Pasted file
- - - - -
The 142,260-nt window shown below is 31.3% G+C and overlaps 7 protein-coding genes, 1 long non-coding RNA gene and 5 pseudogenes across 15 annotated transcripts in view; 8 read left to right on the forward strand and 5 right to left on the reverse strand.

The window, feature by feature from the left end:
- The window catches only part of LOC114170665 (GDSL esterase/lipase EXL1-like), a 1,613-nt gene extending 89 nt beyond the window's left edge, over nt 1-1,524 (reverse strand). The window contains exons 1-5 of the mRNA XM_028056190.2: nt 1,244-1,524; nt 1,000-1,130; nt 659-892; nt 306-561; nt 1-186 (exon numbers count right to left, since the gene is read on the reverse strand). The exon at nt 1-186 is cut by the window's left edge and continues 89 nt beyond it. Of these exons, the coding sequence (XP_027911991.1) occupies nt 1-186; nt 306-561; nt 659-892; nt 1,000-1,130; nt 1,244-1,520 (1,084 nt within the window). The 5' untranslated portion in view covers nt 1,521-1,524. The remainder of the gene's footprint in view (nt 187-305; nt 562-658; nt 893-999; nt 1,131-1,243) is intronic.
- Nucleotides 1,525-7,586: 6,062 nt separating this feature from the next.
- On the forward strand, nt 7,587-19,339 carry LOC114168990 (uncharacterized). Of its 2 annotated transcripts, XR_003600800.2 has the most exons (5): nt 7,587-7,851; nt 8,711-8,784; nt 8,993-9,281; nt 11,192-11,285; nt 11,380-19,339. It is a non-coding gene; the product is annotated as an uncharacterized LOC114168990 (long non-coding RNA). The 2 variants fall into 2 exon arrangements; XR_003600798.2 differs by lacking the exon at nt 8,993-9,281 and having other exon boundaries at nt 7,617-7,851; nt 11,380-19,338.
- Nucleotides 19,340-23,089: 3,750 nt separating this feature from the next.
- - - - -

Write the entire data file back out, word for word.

The 142,260-nt window shown below is 31.3% G+C and overlaps 7 protein-coding genes, 1 long non-coding RNA gene and 5 pseudogenes across 15 annotated transcripts in view; 8 read left to right on the forward strand and 5 right to left on the reverse strand.

The window, feature by feature from the left end:
- The window catches only part of LOC114170665 (GDSL esterase/lipase EXL1-like), a 1,613-nt gene extending 89 nt beyond the window's left edge, over nt 1-1,524 (reverse strand). The window contains exons 1-5 of the mRNA XM_028056190.2: nt 1,244-1,524; nt 1,000-1,130; nt 659-892; nt 306-561; nt 1-186 (exon numbers count right to left, since the gene is read on the reverse strand). The exon at nt 1-186 is cut by the window's left edge and continues 89 nt beyond it. Of these exons, the coding sequence (XP_027911991.1) occupies nt 1-186; nt 306-561; nt 659-892; nt 1,000-1,130; nt 1,244-1,520 (1,084 nt within the window). The 5' untranslated portion in view covers nt 1,521-1,524. The remainder of the gene's footprint in view (nt 187-305; nt 562-658; nt 893-999; nt 1,131-1,243) is intronic.
- Nucleotides 1,525-7,586: 6,062 nt separating this feature from the next.
- On the forward strand, nt 7,587-19,339 carry LOC114168990 (uncharacterized). Of its 2 annotated transcripts, XR_003600800.2 has the most exons (5): nt 7,587-7,851; nt 8,711-8,784; nt 8,993-9,281; nt 11,192-11,285; nt 11,380-19,339. It is a non-coding gene; the product is annotated as an uncharacterized LOC114168990 (long non-coding RNA). The 2 variants fall into 2 exon arrangements; XR_003600798.2 differs by lacking the exon at nt 8,993-9,281 and having other exon boundaries at nt 7,617-7,851; nt 11,380-19,338.
- Nucleotides 19,340-23,089: 3,750 nt separating this feature from the next.